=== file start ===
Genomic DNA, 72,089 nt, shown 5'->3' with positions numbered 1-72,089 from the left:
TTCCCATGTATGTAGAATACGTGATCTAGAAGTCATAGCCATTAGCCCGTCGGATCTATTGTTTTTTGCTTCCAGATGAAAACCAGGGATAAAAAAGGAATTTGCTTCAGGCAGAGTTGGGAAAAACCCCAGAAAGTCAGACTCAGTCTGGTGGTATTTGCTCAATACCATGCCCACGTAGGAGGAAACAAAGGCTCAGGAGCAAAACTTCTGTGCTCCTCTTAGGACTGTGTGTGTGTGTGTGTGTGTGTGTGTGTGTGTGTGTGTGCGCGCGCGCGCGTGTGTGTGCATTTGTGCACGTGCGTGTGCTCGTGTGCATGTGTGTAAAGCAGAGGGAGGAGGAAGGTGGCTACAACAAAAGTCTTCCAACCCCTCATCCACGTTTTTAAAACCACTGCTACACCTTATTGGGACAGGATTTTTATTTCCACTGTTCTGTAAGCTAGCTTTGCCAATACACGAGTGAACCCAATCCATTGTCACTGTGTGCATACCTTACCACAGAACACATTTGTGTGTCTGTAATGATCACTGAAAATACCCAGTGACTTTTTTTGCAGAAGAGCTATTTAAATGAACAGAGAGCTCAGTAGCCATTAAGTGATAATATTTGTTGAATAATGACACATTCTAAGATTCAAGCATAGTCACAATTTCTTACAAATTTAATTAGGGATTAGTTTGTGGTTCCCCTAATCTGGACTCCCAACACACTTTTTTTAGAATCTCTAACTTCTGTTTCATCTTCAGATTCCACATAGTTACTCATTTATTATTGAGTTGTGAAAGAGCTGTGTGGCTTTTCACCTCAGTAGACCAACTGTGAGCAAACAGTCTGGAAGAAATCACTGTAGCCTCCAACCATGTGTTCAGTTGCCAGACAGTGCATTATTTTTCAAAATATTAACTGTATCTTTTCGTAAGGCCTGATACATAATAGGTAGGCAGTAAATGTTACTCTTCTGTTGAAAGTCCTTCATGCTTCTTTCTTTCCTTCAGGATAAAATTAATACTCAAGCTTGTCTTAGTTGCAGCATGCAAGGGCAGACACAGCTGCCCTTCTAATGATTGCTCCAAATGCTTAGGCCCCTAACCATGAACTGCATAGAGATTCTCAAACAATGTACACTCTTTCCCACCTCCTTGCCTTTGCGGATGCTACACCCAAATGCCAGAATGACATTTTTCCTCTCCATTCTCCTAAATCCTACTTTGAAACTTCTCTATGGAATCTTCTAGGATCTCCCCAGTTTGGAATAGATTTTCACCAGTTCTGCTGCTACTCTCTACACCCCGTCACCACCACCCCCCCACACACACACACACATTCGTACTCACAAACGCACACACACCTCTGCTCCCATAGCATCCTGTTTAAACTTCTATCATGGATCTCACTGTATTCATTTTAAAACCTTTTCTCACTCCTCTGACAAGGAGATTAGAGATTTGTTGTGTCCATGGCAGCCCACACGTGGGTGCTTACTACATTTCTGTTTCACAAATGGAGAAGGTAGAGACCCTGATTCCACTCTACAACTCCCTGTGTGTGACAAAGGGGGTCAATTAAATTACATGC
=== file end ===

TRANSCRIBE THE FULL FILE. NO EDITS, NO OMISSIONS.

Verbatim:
Genomic DNA, 72,089 nt, shown 5'->3' with positions numbered 1-72,089 from the left:
TTCCCATGTATGTAGAATACGTGATCTAGAAGTCATAGCCATTAGCCCGTCGGATCTATTGTTTTTTGCTTCCAGATGAAAACCAGGGATAAAAAAGGAATTTGCTTCAGGCAGAGTTGGGAAAAACCCCAGAAAGTCAGACTCAGTCTGGTGGTATTTGCTCAATACCATGCCCACGTAGGAGGAAACAAAGGCTCAGGAGCAAAACTTCTGTGCTCCTCTTAGGACTGTGTGTGTGTGTGTGTGTGTGTGTGTGTGTGTGTGTGTGCGCGCGCGCGCGTGTGTGTGCATTTGTGCACGTGCGTGTGCTCGTGTGCATGTGTGTAAAGCAGAGGGAGGAGGAAGGTGGCTACAACAAAAGTCTTCCAACCCCTCATCCACGTTTTTAAAACCACTGCTACACCTTATTGGGACAGGATTTTTATTTCCACTGTTCTGTAAGCTAGCTTTGCCAATACACGAGTGAACCCAATCCATTGTCACTGTGTGCATACCTTACCACAGAACACATTTGTGTGTCTGTAATGATCACTGAAAATACCCAGTGACTTTTTTTGCAGAAGAGCTATTTAAATGAACAGAGAGCTCAGTAGCCATTAAGTGATAATATTTGTTGAATAATGACACATTCTAAGATTCAAGCATAGTCACAATTTCTTACAAATTTAATTAGGGATTAGTTTGTGGTTCCCCTAATCTGGACTCCCAACACACTTTTTTTAGAATCTCTAACTTCTGTTTCATCTTCAGATTCCACATAGTTACTCATTTATTATTGAGTTGTGAAAGAGCTGTGTGGCTTTTCACCTCAGTAGACCAACTGTGAGCAAACAGTCTGGAAGAAATCACTGTAGCCTCCAACCATGTGTTCAGTTGCCAGACAGTGCATTATTTTTCAAAATATTAACTGTATCTTTTCGTAAGGCCTGATACATAATAGGTAGGCAGTAAATGTTACTCTTCTGTTGAAAGTCCTTCATGCTTCTTTCTTTCCTTCAGGATAAAATTAATACTCAAGCTTGTCTTAGTTGCAGCATGCAAGGGCAGACACAGCTGCCCTTCTAATGATTGCTCCAAATGCTTAGGCCCCTAACCATGAACTGCATAGAGATTCTCAAACAATGTACACTCTTTCCCACCTCCTTGCCTTTGCGGATGCTACACCCAAATGCCAGAATGACATTTTTCCTCTCCATTCTCCTAAATCCTACTTTGAAACTTCTCTATGGAATCTTCTAGGATCTCCCCAGTTTGGAATAGATTTTCACCAGTTCTGCTGCTACTCTCTACACCCCGTCACCACCACCCCCCCACACACACACACACATTCGTACTCACAAACGCACACACACCTCTGCTCCCATAGCATCCTGTTTAAACTTCTATCATGGATCTCACTGTATTCATTTTAAAACCTTTTCTCACTCCTCTGACAAGGAGATTAGAGATTTGTTGTGTCCATGGCAGCCCACACGTGGGTGCTTACTACATTTCTGTTTCACAAATGGAGAAGGTAGAGACCCTGATTCCACTCTACAACTCCCTGTGTGTGACAAAGGGGGTCAATTAAATTACATGC